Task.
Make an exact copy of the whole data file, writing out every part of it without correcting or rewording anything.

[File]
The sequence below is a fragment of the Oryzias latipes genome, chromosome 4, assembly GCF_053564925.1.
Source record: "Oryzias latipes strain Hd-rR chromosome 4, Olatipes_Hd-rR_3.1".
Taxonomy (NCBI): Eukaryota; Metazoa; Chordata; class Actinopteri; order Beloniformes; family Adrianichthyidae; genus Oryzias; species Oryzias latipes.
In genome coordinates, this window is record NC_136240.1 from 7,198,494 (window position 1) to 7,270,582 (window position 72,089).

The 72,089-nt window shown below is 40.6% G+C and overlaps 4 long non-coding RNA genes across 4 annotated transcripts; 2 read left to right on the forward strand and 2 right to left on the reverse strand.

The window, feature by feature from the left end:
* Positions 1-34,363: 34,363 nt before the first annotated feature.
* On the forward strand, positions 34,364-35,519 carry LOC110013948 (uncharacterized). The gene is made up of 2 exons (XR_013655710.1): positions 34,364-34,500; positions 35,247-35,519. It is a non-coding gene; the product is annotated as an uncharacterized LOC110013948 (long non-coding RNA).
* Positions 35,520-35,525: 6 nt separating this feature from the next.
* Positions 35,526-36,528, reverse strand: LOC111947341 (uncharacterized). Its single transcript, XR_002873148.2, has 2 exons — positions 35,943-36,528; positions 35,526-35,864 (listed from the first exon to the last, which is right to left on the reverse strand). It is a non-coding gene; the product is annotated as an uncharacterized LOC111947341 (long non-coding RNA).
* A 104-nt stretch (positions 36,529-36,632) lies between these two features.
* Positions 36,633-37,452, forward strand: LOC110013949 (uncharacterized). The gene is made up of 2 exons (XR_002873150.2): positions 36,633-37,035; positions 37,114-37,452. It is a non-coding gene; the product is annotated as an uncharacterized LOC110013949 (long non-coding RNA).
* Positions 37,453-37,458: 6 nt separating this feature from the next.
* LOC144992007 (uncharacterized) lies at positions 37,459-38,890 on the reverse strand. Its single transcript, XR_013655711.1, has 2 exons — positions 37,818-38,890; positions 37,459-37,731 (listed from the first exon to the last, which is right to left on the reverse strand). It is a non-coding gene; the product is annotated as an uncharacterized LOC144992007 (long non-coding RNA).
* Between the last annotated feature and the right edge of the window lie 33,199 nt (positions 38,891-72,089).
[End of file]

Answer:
The sequence below is a fragment of the Oryzias latipes genome, chromosome 4, assembly GCF_053564925.1.
Source record: "Oryzias latipes strain Hd-rR chromosome 4, Olatipes_Hd-rR_3.1".
Taxonomy (NCBI): Eukaryota; Metazoa; Chordata; class Actinopteri; order Beloniformes; family Adrianichthyidae; genus Oryzias; species Oryzias latipes.
In genome coordinates, this window is record NC_136240.1 from 7,198,494 (window position 1) to 7,270,582 (window position 72,089).

The 72,089-nt window shown below is 40.6% G+C and overlaps 4 long non-coding RNA genes across 4 annotated transcripts; 2 read left to right on the forward strand and 2 right to left on the reverse strand.

The window, feature by feature from the left end:
* Positions 1-34,363: 34,363 nt before the first annotated feature.
* On the forward strand, positions 34,364-35,519 carry LOC110013948 (uncharacterized). The gene is made up of 2 exons (XR_013655710.1): positions 34,364-34,500; positions 35,247-35,519. It is a non-coding gene; the product is annotated as an uncharacterized LOC110013948 (long non-coding RNA).
* Positions 35,520-35,525: 6 nt separating this feature from the next.
* Positions 35,526-36,528, reverse strand: LOC111947341 (uncharacterized). Its single transcript, XR_002873148.2, has 2 exons — positions 35,943-36,528; positions 35,526-35,864 (listed from the first exon to the last, which is right to left on the reverse strand). It is a non-coding gene; the product is annotated as an uncharacterized LOC111947341 (long non-coding RNA).
* A 104-nt stretch (positions 36,529-36,632) lies between these two features.
* Positions 36,633-37,452, forward strand: LOC110013949 (uncharacterized). The gene is made up of 2 exons (XR_002873150.2): positions 36,633-37,035; positions 37,114-37,452. It is a non-coding gene; the product is annotated as an uncharacterized LOC110013949 (long non-coding RNA).
* Positions 37,453-37,458: 6 nt separating this feature from the next.
* LOC144992007 (uncharacterized) lies at positions 37,459-38,890 on the reverse strand. Its single transcript, XR_013655711.1, has 2 exons — positions 37,818-38,890; positions 37,459-37,731 (listed from the first exon to the last, which is right to left on the reverse strand). It is a non-coding gene; the product is annotated as an uncharacterized LOC144992007 (long non-coding RNA).
* Between the last annotated feature and the right edge of the window lie 33,199 nt (positions 38,891-72,089).